“A thumbs-up high recommendation means a job is there for you when you graduate,” Guterson said. “It’s a paid internship. It’s a very good deal. We have a great relocation and logistics program for new employees. The fact is, we’d rather they come work for us than for Yahoo or Google. We know they’ve got lots of options, so we want to give them a good experience.”
Interns are paid as full-time employees and also receive a benefits package, Microsoft said. The company also provides housing assistance in the form of a lump sum stipend or subsidized corporate housing in the heart of downtown Seattle. They also receive an allowance to purchase a bicycle or a subsidized rental car.
More information is available on the company’s Web site.
Red Hat sees a ‘recruitment pipeline’
Some 30 to 50 interns will be hired by Linux vendor Red Hat Inc. for the summer, said DeLisa Alexander, the company’s senior vice president of human capital.
“We’re looking to find talent that we can hire” after the interns are finished with their schooling, Alexander said. “It’s a real recruitment pipeline.”
Last year, about one-third of the interns were hired full time, while another 25% stayed on while they continued in school, she said.
One key project taken on by recent interns, she said, was a competitive analysis of file system features for Red Hat Linux compared to some of its competitors. Others have helping to redesign and improve the Red Hat Network Web site, adding new functionality and features.
“We don’t want [Red Hat managers] to waste money and hire someone as cheap labor,” she said. “We really want them to hire interns with the idea of long-term investment, for future hires.”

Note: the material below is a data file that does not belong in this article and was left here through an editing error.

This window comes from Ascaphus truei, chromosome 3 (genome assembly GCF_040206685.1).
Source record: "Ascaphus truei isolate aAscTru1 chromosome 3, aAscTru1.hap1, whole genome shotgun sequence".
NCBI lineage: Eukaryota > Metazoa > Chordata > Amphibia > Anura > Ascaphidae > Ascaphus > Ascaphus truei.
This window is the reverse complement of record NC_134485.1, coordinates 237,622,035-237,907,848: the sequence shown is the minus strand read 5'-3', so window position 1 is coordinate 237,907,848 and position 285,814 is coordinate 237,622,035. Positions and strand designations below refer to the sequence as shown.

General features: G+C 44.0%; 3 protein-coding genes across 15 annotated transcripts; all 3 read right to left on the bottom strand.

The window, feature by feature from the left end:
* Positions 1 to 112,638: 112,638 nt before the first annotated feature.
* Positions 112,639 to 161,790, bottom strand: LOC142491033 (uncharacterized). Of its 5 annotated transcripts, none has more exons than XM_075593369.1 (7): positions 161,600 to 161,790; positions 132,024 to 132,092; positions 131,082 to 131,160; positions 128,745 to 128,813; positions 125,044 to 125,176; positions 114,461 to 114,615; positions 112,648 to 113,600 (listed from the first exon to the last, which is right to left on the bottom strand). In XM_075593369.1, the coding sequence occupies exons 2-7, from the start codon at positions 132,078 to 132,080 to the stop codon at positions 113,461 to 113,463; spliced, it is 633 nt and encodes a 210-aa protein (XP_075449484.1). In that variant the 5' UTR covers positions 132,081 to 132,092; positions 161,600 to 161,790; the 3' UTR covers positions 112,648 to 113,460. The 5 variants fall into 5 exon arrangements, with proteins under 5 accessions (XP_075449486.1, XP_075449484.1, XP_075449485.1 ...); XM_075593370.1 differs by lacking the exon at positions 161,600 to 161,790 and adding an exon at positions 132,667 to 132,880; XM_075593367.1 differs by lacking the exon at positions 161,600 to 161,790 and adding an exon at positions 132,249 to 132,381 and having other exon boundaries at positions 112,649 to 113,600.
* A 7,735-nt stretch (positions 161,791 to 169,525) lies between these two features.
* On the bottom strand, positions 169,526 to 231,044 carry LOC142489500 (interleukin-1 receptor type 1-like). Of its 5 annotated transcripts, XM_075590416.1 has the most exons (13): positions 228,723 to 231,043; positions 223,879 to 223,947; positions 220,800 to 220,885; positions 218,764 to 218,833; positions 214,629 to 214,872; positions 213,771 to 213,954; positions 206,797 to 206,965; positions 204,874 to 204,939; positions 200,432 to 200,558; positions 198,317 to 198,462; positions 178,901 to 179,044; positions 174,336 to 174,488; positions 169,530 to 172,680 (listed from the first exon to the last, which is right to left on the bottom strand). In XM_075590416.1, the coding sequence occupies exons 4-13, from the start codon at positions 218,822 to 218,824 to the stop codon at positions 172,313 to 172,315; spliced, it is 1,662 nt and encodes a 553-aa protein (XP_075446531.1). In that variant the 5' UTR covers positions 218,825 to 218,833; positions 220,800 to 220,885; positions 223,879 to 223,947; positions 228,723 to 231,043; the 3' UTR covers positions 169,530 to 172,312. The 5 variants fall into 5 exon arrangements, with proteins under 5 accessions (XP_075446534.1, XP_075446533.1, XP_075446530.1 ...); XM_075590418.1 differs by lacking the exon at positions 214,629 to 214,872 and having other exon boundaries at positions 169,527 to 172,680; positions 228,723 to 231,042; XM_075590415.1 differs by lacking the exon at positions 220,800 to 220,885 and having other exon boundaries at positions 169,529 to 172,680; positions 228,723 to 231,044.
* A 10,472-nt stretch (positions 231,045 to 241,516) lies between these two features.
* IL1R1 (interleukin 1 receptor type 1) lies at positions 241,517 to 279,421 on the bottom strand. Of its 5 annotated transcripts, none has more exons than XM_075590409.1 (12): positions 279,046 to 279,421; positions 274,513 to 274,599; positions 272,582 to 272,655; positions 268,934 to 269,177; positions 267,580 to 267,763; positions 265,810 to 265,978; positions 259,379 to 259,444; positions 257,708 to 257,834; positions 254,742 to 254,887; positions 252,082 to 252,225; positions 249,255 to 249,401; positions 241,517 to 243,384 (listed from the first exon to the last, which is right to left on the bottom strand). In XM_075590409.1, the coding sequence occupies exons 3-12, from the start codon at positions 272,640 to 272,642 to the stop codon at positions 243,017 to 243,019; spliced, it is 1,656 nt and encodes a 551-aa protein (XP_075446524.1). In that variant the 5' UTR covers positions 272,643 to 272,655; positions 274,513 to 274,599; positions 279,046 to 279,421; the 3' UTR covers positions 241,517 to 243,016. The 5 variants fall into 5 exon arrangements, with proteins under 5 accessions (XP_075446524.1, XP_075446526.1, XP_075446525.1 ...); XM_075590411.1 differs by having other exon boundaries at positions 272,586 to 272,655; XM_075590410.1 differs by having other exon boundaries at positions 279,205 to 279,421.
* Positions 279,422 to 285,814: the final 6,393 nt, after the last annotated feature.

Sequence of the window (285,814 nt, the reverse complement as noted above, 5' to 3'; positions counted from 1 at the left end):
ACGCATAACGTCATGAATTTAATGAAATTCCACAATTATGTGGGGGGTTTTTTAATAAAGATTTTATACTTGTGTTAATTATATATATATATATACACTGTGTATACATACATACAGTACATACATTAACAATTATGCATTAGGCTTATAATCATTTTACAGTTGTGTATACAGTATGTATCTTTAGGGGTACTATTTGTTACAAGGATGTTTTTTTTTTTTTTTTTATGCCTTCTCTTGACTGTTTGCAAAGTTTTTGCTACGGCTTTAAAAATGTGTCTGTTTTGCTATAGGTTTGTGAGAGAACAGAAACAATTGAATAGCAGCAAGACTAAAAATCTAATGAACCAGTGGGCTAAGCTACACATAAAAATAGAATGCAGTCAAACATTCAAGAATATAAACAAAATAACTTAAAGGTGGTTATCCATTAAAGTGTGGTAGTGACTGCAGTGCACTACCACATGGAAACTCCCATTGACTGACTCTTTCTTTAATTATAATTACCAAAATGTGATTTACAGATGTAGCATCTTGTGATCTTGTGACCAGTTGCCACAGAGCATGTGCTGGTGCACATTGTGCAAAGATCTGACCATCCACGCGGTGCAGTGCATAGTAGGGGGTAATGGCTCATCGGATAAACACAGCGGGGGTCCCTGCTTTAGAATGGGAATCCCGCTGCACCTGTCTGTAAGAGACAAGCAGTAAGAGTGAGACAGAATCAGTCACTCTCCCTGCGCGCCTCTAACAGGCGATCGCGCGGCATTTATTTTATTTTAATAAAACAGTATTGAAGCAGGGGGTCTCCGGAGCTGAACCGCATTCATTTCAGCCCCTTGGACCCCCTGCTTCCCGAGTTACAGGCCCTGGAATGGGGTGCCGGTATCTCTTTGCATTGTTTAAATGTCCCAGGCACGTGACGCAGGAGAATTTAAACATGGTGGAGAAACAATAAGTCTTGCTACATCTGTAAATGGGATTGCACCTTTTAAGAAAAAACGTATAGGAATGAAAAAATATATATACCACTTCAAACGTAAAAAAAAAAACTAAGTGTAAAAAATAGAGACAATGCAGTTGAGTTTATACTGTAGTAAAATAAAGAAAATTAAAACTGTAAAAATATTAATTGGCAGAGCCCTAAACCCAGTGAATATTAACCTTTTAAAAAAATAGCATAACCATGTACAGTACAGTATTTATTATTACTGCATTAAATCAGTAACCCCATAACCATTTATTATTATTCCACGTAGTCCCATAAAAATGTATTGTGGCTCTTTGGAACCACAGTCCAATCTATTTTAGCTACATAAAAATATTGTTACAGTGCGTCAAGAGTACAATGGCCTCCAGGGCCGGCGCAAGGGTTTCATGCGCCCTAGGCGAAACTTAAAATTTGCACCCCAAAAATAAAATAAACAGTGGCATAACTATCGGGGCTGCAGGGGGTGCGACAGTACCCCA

Interns who have graduated start at about US$15 an hour, according to Red Hat, based in Raleigh, N.C. More information is available on the company’s Web site.
Sun interns work with the new products
Jason Auld, university relations manager at Sun, said his company’s U.S. program peaks in the summer with about 300 interns, while another 150 stay on through the school year. Most interns are placed in hardware and software engineering groups, while some are in legal, human relations and marketing.
About 75 openings in the U.S. remain unfilled, with interns needed with experience in such areas as Java, Solaris, Linux and chip design, Auld said.
One trend seen in Sun’s program is that more interns are needed with specific skills when new products are about to be launched, Auld said.
“Last year, we released quite a few new servers, so last year our systems group had a much larger spike” of interns, he said. “The trends tend to be more around the internal product mix, so when we’re releasing new hardware in a particular calendar year, obviously those groups are doing more work so the interns can spike.”
This year, Sun is seeing a spike in its internship slots on the software side, he said. “It depends on what’s needed.”
At Sun, like many of the other companies, the intern program is a primary driver for finding new workers, he said. “From the recruitment perspective, it’s a lot harder to start a relationship with a new worker than it is to take an existing relationship [with a former intern] and continue it. We grow them to the next level.”